Thursday, January 17, 2008

Weekly re.web Podcast: It's Still Raining and It's Still Thursday

Episode eleven of the re.web podcast is called "Come Rain or Come Shine."

Links to the re.web content within the W&M on iTunes U site:

posted by Susan Evans


Dave X said...

What do you all think about

It seems that the big benefits of the redesign is that its easy to move content around, which would break links as far as the rest of the world is concerned. You may be able to make something internally consistent with a CMS, but if, like most people, the clients use a search engine to discover content, when you move the content, it will become more inaccessible. For instance, if someone bookmarks a workshop they'd like to attend or some seminar notes they did attend, will they be able to find it 3 years later? It seems you are aiming for 'No'.

From the writer's perspective, it might just be 'content'. Y'all get paid by the line/page, and hiding the old stuff makes the new stuff more valuble. From the client's perspective, the pages are resources, and if you design the system to move or expire them, you hide them, they are less valuble resources.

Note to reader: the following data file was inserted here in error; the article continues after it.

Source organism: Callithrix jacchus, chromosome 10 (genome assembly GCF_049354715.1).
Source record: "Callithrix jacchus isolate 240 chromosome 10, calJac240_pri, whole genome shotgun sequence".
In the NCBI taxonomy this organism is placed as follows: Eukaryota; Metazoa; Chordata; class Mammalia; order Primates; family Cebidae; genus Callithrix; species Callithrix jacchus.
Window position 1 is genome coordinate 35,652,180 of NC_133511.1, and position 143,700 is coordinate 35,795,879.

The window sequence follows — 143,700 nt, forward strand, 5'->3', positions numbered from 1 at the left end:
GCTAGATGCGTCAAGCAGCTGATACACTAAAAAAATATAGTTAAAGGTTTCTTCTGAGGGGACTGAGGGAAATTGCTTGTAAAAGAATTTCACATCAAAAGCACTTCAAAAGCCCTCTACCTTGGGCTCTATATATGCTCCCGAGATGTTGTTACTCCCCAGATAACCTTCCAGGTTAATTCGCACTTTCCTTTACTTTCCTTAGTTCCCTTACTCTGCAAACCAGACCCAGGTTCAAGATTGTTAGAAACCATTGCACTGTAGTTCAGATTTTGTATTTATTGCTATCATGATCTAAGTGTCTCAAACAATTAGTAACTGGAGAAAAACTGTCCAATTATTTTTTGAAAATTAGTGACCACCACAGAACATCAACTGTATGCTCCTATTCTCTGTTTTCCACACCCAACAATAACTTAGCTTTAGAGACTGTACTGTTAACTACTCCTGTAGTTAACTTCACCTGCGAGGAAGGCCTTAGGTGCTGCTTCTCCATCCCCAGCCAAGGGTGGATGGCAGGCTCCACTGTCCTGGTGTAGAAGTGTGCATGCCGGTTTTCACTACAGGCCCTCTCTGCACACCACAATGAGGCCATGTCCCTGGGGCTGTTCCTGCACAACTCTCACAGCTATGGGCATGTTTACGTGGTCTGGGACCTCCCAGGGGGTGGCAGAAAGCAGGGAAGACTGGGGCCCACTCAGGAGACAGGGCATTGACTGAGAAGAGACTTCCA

Designing for transience makes me not want to put anything valuble into your system. Why write something in WYSIWYG(in 2008) when it won't be WYG(in 2012) and may not even be accessible anywhere in 2012? An alumni looking to give something once per year won't find anything familiar at W&M.

re.web said...

Dave X,

Thanks for the specific constructive criticism. We like to hear what others are thinking. And specific examples are something we can more easily address and use for improving the College web presence.

I've looked over the W3C document you reference. In theory, I agree that URIs should not be as disposable as we often treat them. Our circumstances, however, remind me of Yogi Berra's famous insight: "In theory there is no difference between theory and practice. In
practice there is."

You'll find more on this topic in a blog entry you've inspired me to write.

posted by Andrew Bauserman